This immediate bond helps streamline repairs and more importantly, reduces liability and risks that result from failed patches.

Less Liability and Risk

As previously mentioned, the benefits of RockAsphalt© reduce an organization’s risk of being liable for accidents caused by a failed patch.

While failed patches can lead to accidents that become costly lawsuits, there are other hazards to using some manufactured mixes.

Natural asphalt is, well, natural, meaning it is 100% VOC free. The added chemicals in manufactured mixes are often highly toxic to workers and the environment.

The chemical additives in manufactured mixes create a tradeoff between performance and sustainability. (Basically the better the patch, the worse its potential impact on the environment and people’s health.)

In addition to its permanent bond that prevents failed patches, natural asphalt is completely safe to handle and passes strict VOC laws.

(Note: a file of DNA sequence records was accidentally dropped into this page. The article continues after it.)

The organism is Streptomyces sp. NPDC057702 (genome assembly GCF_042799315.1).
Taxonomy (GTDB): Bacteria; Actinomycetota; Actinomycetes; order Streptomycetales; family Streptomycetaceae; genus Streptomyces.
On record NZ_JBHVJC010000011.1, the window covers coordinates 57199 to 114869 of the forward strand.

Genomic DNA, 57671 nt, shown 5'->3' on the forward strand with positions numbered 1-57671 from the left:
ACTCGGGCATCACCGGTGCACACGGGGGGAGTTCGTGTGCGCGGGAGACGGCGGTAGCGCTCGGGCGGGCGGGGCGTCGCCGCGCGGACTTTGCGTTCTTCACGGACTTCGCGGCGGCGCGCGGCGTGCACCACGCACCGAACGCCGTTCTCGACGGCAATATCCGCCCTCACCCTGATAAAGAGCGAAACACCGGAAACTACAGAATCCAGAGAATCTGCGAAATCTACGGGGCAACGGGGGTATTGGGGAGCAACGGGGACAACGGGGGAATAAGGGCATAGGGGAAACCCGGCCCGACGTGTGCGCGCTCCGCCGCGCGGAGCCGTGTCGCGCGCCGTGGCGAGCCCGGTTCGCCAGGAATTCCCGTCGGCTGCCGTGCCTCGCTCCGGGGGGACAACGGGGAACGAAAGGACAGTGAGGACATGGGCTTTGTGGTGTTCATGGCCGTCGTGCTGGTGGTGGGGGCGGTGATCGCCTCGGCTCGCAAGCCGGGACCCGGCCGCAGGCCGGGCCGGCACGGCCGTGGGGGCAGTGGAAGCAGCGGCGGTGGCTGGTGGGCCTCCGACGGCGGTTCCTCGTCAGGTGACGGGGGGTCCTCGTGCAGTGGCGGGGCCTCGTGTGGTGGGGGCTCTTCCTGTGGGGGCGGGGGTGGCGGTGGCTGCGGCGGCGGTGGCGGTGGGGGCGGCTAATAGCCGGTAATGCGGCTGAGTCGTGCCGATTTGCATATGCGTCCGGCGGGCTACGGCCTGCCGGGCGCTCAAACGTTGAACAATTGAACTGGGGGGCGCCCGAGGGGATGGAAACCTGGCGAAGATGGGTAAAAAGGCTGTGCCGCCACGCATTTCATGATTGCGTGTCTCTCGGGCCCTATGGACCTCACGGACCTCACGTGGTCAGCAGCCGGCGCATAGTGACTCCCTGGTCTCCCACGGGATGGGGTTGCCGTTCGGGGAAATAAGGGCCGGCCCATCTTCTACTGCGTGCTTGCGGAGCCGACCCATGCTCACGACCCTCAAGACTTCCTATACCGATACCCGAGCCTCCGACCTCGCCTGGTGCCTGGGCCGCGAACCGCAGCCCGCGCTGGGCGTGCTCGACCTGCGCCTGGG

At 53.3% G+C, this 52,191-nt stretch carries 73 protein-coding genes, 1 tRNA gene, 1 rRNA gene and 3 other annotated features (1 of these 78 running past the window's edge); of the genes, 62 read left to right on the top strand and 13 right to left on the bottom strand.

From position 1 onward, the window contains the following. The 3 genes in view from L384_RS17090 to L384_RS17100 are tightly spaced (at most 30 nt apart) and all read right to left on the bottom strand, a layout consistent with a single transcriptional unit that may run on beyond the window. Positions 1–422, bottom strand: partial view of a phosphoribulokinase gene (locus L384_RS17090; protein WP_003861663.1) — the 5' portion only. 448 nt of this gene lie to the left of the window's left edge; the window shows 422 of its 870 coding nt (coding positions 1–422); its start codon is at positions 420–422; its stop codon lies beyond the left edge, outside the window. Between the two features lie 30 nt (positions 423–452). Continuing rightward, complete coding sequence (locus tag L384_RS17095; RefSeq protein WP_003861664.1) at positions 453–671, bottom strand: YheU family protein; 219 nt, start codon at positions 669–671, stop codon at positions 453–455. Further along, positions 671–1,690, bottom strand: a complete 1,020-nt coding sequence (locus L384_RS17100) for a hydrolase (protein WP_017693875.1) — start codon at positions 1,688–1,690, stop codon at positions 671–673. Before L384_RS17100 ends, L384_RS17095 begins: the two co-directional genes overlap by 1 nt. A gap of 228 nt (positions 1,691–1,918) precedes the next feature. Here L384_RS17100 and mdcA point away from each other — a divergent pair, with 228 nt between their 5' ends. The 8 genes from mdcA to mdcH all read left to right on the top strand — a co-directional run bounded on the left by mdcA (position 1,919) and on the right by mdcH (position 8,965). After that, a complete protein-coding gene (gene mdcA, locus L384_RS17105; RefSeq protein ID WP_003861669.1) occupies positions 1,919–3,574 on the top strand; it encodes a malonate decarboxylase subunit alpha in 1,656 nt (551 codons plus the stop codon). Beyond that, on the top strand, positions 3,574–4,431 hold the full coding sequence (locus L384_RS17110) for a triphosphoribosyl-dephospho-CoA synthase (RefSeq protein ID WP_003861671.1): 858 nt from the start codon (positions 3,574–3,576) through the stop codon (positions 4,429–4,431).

Natural Asphalt, A Better Paving Solution

Natural asphalt is the result of over 70 million years worth of heat and pressure impregnating native Anacacho limestone with a concentrated bitumen binder and the result is a unique, powerful paving material.

So powerful that the demand for more of it sparked a manufacturing process in an attempt to replicate it. But those manufactured asphalts can’t quite mimic the many great benefits of all natural asphalt.

Natural asphalt, like RockAsphalt©, isn’t just a durable, reliable, clean material. It’s a material that organizations are using to make their road repairs as often as needed with the reinforcement that their repairs will last. Using natural asphalt lessens liabilities and risks that come from relying on manufactured materials.

It’s almost ironic that the solution to high-performance road repairs has been around well before roads were. If you’d like to learn more about how natural RockAsphalt© can improve road maintenance for your organization, contact us today.